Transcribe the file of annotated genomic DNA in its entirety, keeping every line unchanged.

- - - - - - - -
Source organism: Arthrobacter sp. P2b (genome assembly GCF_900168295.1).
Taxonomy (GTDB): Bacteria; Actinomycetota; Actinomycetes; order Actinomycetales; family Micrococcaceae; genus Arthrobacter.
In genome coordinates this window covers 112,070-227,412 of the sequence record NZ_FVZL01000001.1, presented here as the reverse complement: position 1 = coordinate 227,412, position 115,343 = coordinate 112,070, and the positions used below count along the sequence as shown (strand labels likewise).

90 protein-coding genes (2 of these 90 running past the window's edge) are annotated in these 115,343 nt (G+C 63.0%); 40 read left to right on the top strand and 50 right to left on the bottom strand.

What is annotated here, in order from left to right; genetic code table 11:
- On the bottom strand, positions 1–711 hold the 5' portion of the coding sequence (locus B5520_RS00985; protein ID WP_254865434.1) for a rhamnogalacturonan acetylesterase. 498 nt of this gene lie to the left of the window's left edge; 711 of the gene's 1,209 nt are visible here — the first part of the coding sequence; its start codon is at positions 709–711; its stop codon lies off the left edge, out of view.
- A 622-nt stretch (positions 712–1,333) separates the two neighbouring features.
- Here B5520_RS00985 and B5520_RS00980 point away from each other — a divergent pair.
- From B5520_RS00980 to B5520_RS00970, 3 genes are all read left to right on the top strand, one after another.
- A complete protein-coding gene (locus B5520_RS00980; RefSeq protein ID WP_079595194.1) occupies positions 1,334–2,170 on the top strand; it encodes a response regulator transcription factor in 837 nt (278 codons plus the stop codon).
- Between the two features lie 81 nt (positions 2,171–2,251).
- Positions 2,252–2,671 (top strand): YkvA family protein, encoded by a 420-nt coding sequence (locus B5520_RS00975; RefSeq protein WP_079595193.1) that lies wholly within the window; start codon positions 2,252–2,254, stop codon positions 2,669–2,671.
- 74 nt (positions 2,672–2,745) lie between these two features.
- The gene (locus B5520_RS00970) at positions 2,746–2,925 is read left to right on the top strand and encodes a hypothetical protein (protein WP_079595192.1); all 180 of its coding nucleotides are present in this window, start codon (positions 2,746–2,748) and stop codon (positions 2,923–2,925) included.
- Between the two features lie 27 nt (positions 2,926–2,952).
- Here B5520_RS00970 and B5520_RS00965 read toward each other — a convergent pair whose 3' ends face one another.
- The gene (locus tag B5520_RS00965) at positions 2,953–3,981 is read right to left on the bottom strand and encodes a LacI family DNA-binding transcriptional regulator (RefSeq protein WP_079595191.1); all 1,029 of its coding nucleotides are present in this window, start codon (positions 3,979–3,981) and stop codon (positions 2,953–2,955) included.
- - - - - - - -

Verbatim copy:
Source organism: Arthrobacter sp. P2b (genome assembly GCF_900168295.1).
Taxonomy (GTDB): Bacteria; Actinomycetota; Actinomycetes; order Actinomycetales; family Micrococcaceae; genus Arthrobacter.
In genome coordinates this window covers 112,070-227,412 of the sequence record NZ_FVZL01000001.1, presented here as the reverse complement: position 1 = coordinate 227,412, position 115,343 = coordinate 112,070, and the positions used below count along the sequence as shown (strand labels likewise).

90 protein-coding genes (2 of these 90 running past the window's edge) are annotated in these 115,343 nt (G+C 63.0%); 40 read left to right on the top strand and 50 right to left on the bottom strand.

What is annotated here, in order from left to right; genetic code table 11:
- On the bottom strand, positions 1–711 hold the 5' portion of the coding sequence (locus B5520_RS00985; protein ID WP_254865434.1) for a rhamnogalacturonan acetylesterase. 498 nt of this gene lie to the left of the window's left edge; 711 of the gene's 1,209 nt are visible here — the first part of the coding sequence; its start codon is at positions 709–711; its stop codon lies off the left edge, out of view.
- A 622-nt stretch (positions 712–1,333) separates the two neighbouring features.
- Here B5520_RS00985 and B5520_RS00980 point away from each other — a divergent pair.
- From B5520_RS00980 to B5520_RS00970, 3 genes are all read left to right on the top strand, one after another.
- A complete protein-coding gene (locus B5520_RS00980; RefSeq protein ID WP_079595194.1) occupies positions 1,334–2,170 on the top strand; it encodes a response regulator transcription factor in 837 nt (278 codons plus the stop codon).
- Between the two features lie 81 nt (positions 2,171–2,251).
- Positions 2,252–2,671 (top strand): YkvA family protein, encoded by a 420-nt coding sequence (locus B5520_RS00975; RefSeq protein WP_079595193.1) that lies wholly within the window; start codon positions 2,252–2,254, stop codon positions 2,669–2,671.
- 74 nt (positions 2,672–2,745) lie between these two features.
- The gene (locus B5520_RS00970) at positions 2,746–2,925 is read left to right on the top strand and encodes a hypothetical protein (protein WP_079595192.1); all 180 of its coding nucleotides are present in this window, start codon (positions 2,746–2,748) and stop codon (positions 2,923–2,925) included.
- Between the two features lie 27 nt (positions 2,926–2,952).
- Here B5520_RS00970 and B5520_RS00965 read toward each other — a convergent pair whose 3' ends face one another.
- The gene (locus tag B5520_RS00965) at positions 2,953–3,981 is read right to left on the bottom strand and encodes a LacI family DNA-binding transcriptional regulator (RefSeq protein WP_079595191.1); all 1,029 of its coding nucleotides are present in this window, start codon (positions 3,979–3,981) and stop codon (positions 2,953–2,955) included.